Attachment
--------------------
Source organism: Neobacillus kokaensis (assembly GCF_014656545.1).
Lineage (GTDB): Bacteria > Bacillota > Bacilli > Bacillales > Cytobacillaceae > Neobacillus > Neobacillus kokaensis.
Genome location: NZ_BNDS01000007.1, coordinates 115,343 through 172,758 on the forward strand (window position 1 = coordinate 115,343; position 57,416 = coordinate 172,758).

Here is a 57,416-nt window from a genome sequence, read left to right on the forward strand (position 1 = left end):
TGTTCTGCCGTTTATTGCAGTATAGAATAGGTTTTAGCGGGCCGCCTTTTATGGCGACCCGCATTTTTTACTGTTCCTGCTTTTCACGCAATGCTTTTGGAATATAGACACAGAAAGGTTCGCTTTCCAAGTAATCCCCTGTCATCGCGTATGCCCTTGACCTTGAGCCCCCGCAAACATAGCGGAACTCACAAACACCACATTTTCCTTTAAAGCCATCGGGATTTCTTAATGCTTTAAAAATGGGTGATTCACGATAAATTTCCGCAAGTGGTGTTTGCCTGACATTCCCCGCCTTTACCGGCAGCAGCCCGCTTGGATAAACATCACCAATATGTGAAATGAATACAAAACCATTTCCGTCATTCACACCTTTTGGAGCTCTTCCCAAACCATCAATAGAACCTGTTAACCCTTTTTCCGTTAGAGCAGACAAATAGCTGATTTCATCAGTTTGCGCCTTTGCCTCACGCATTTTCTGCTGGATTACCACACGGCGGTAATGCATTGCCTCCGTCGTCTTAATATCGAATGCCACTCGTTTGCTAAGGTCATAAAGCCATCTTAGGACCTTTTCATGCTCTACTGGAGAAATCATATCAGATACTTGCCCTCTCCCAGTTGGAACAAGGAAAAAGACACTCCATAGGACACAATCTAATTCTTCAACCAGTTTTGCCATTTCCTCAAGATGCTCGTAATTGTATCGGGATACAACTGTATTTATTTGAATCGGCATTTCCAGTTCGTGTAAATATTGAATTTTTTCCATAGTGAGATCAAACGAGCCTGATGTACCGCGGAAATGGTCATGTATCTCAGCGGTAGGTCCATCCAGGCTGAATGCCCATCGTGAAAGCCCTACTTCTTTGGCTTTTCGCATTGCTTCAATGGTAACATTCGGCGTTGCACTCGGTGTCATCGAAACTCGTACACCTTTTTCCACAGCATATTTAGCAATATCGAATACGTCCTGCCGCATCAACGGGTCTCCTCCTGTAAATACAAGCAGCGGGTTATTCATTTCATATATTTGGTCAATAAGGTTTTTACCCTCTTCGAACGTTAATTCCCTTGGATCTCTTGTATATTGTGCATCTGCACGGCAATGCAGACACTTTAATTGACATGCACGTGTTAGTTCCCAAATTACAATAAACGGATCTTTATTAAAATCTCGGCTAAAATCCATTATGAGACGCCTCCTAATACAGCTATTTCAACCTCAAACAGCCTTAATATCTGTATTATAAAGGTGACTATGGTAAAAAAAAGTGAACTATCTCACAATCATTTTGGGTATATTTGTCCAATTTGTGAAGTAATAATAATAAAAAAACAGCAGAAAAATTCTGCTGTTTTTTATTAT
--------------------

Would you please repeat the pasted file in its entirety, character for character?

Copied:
Source organism: Neobacillus kokaensis (assembly GCF_014656545.1).
Lineage (GTDB): Bacteria > Bacillota > Bacilli > Bacillales > Cytobacillaceae > Neobacillus > Neobacillus kokaensis.
Genome location: NZ_BNDS01000007.1, coordinates 115,343 through 172,758 on the forward strand (window position 1 = coordinate 115,343; position 57,416 = coordinate 172,758).

Here is a 57,416-nt window from a genome sequence, read left to right on the forward strand (position 1 = left end):
TGTTCTGCCGTTTATTGCAGTATAGAATAGGTTTTAGCGGGCCGCCTTTTATGGCGACCCGCATTTTTTACTGTTCCTGCTTTTCACGCAATGCTTTTGGAATATAGACACAGAAAGGTTCGCTTTCCAAGTAATCCCCTGTCATCGCGTATGCCCTTGACCTTGAGCCCCCGCAAACATAGCGGAACTCACAAACACCACATTTTCCTTTAAAGCCATCGGGATTTCTTAATGCTTTAAAAATGGGTGATTCACGATAAATTTCCGCAAGTGGTGTTTGCCTGACATTCCCCGCCTTTACCGGCAGCAGCCCGCTTGGATAAACATCACCAATATGTGAAATGAATACAAAACCATTTCCGTCATTCACACCTTTTGGAGCTCTTCCCAAACCATCAATAGAACCTGTTAACCCTTTTTCCGTTAGAGCAGACAAATAGCTGATTTCATCAGTTTGCGCCTTTGCCTCACGCATTTTCTGCTGGATTACCACACGGCGGTAATGCATTGCCTCCGTCGTCTTAATATCGAATGCCACTCGTTTGCTAAGGTCATAAAGCCATCTTAGGACCTTTTCATGCTCTACTGGAGAAATCATATCAGATACTTGCCCTCTCCCAGTTGGAACAAGGAAAAAGACACTCCATAGGACACAATCTAATTCTTCAACCAGTTTTGCCATTTCCTCAAGATGCTCGTAATTGTATCGGGATACAACTGTATTTATTTGAATCGGCATTTCCAGTTCGTGTAAATATTGAATTTTTTCCATAGTGAGATCAAACGAGCCTGATGTACCGCGGAAATGGTCATGTATCTCAGCGGTAGGTCCATCCAGGCTGAATGCCCATCGTGAAAGCCCTACTTCTTTGGCTTTTCGCATTGCTTCAATGGTAACATTCGGCGTTGCACTCGGTGTCATCGAAACTCGTACACCTTTTTCCACAGCATATTTAGCAATATCGAATACGTCCTGCCGCATCAACGGGTCTCCTCCTGTAAATACAAGCAGCGGGTTATTCATTTCATATATTTGGTCAATAAGGTTTTTACCCTCTTCGAACGTTAATTCCCTTGGATCTCTTGTATATTGTGCATCTGCACGGCAATGCAGACACTTTAATTGACATGCACGTGTTAGTTCCCAAATTACAATAAACGGATCTTTATTAAAATCTCGGCTAAAATCCATTATGAGACGCCTCCTAATACAGCTATTTCAACCTCAAACAGCCTTAATATCTGTATTATAAAGGTGACTATGGTAAAAAAAAGTGAACTATCTCACAATCATTTTGGGTATATTTGTCCAATTTGTGAAGTAATAATAATAAAAAAACAGCAGAAAAATTCTGCTGTTTTTTATTAT